Treasuries rose Friday, pushing the yield on the 10-year note down the most in six weeks, as the Federal Reserve signaled its willingness to ease monetary policy further to boost the economy and return inflation to its target.
The two-year note yield touched a record low this week on speculation the central bank will increase purchases of U.S. debt to keep interest rates low. The Treasury announced that it will auction $100 billion in 2-, 5- and 7-year notes next week, compared with $102 billion in August.
“This week has been all about the Fed, which has lowered the bar for additional quantitative easing and is considering it, putting inflation squarely in the crosshairs and giving a boost to Treasuries,” William O’Donnell, U.S. government bond strategist in Stamford, Connecticut, at Royal Bank of Scotland Plc, one of the 18 primary dealers that trade with the Fed.
The yield on the benchmark 10-year note fell 13 basis points, or 0.13 percentage point, to 2.61 percent, according to BGCantor Market Data. The price of the 2.625 percent security maturing in August 2020 increased 1 1/8, or $11.25 per $1,000 face amount, to 100 1/8.
The government reduced two- and five-year note offerings next week compared with the August sale by $1 billion to $36 billion and $35 billion, respectively, while keeping the offering of seven-year securities at $29 billion.
The drop in the 10-year yield was the biggest since the five days ended Aug. 13, when it slid 15 basis points. The two- year note yield decreased 2 basis points to 0.44 percent after touching the record low of 0.41 percent on Sept. 22.
“There is an underlying bid in the market as the bull trend in Treasuries remains intact,” said Martin Mitchell, head government bond trader in Baltimore at Stifel Nicolaus & Co., a brokerage firm. “The Fed has tipped their hand that they are likely to initiate a larger-scale asset-purchase program in the future. If the Fed becomes a larger buyer, the Treasury market can only go higher.”
The Fed said in its statement on Sept. 21 that it’s prepared “to provide additional accommodation if needed to support economic recovery and to return inflation, over time, to levels consistent with its mandate.”
Consumer prices excluding food and energy increased in August for a fifth month at an annual rate of 0.9 percent, matching the slowest year-over-year rate of gains since 1966, the Labor Department said Sept. 17.
The difference between yields on 10-year notes and Treasury Inflation Protected Securities, a gauge of trader expectations for consumer prices over the life of the maturity known as the break-even rate, was 1.84 percentage points, compared with the five-year average of 2.11 percentage points.
Economic growth slowed to a 1.6 percent annual pace in the second quarter, from 3.7 percent from January through March, the Commerce Department said Aug. 27. The unemployment rate increased to 9.6 percent from 9.5 percent, the Labor Department reported Sept. 3.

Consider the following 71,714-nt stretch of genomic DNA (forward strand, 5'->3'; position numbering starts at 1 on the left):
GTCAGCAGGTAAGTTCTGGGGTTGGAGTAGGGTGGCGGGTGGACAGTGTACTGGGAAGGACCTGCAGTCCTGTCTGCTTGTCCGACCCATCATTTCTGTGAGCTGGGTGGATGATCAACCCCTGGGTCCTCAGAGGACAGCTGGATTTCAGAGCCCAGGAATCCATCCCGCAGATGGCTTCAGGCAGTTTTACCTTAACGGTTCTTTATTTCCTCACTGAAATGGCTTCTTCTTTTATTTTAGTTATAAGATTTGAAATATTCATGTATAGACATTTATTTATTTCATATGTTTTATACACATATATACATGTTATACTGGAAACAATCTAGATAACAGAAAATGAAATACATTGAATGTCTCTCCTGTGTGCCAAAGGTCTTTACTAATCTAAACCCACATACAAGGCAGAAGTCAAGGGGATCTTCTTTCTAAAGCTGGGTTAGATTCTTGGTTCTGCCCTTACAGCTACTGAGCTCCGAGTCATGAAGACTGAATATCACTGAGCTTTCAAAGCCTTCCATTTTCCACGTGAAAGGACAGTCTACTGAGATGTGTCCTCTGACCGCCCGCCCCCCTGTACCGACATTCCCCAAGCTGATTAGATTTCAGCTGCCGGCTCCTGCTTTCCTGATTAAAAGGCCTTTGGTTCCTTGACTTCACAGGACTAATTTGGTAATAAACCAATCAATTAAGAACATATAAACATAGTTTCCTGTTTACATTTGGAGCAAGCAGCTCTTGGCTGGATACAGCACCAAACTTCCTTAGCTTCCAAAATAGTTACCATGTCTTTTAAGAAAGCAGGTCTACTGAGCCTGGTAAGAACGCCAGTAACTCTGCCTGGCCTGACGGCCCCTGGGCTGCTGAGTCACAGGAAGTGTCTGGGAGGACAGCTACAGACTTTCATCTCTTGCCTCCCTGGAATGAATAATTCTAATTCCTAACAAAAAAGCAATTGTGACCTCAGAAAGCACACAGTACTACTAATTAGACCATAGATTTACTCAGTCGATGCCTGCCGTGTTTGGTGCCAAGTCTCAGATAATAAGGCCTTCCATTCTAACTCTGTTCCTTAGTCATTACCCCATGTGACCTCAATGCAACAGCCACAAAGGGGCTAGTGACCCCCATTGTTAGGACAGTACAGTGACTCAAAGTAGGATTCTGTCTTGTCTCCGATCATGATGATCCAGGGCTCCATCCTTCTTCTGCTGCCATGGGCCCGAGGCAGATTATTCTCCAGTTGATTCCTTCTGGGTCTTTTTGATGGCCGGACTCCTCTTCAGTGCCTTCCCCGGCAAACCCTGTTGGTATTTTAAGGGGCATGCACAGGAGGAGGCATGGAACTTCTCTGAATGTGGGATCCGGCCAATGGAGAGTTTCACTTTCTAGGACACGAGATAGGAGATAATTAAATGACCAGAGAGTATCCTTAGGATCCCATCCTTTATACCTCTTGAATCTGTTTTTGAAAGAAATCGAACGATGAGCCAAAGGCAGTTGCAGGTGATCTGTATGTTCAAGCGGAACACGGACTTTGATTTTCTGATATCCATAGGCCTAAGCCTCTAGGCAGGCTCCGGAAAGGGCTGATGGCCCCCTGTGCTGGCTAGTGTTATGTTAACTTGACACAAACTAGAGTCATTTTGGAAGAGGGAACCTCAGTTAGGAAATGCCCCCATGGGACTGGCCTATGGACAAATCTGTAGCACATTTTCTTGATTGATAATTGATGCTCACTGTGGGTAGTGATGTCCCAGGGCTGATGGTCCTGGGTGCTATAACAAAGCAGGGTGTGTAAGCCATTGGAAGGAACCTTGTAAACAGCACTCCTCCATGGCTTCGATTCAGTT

The central bank retained its stance from its Aug. 10 meeting of keeping its portfolio of securities stable at about $2 trillion to keep money from draining out of the financial system. The Fed bought $3.89 billion of Treasuries yesterday maturing from September 2014 to August 2016, increasing the amount it has bought since Aug. 17 to $34.062 billion.
The Fed completed a program of quantitative easing in March, purchasing $1.25 trillion of agency mortgage-backed securities and about $175 billion of agency debt. The central bank was the biggest buyer of Treasuries when it bought $300 billion of U.S. debt in 2009.
Another round of asset purchases by the central bank may exceed the amount it bought in 2009, according to Citigroup Inc., a primary dealer.
“Should quantitative easing become necessary, we expect that the sizing will be approximately $100 billion per month in U.S. Treasuries only, with an initial window of two to three quarters,” Brett Rose, a strategist at Citigroup in New York, wrote in an e-mailed report this week.
Yields on five-year Treasury Inflation Protected Securities turned negative after the Fed said inflation is running below levels that reflect a healthy economy.
As yields on conventional shorter maturities have plunged, investors have been willing to buy TIPS with negative yields betting that return from the inflation adjustment will exceed the interest the fixed-rate notes pay. TIPS pay interest on a principal amount that rises with consumer prices.
The five-year inflation-protected note yield dropped 16 basis points to negative 0.029 percent. The price of the 0.5 percent security maturing in April 2015 gained 23/32, or $7.19 per $1,000 face amount, to 102 13/32.
The TIPS yield last turned negative on Aug. 6, four days before the central bank said it would keep its bond holdings level by resuming the purchase of U.S. debt.
Yields on TIPS maturing in July 2012 have been negative since July 20 as yields on conventional two-year Treasuries dropped to record lows well below the annual rate of inflation.
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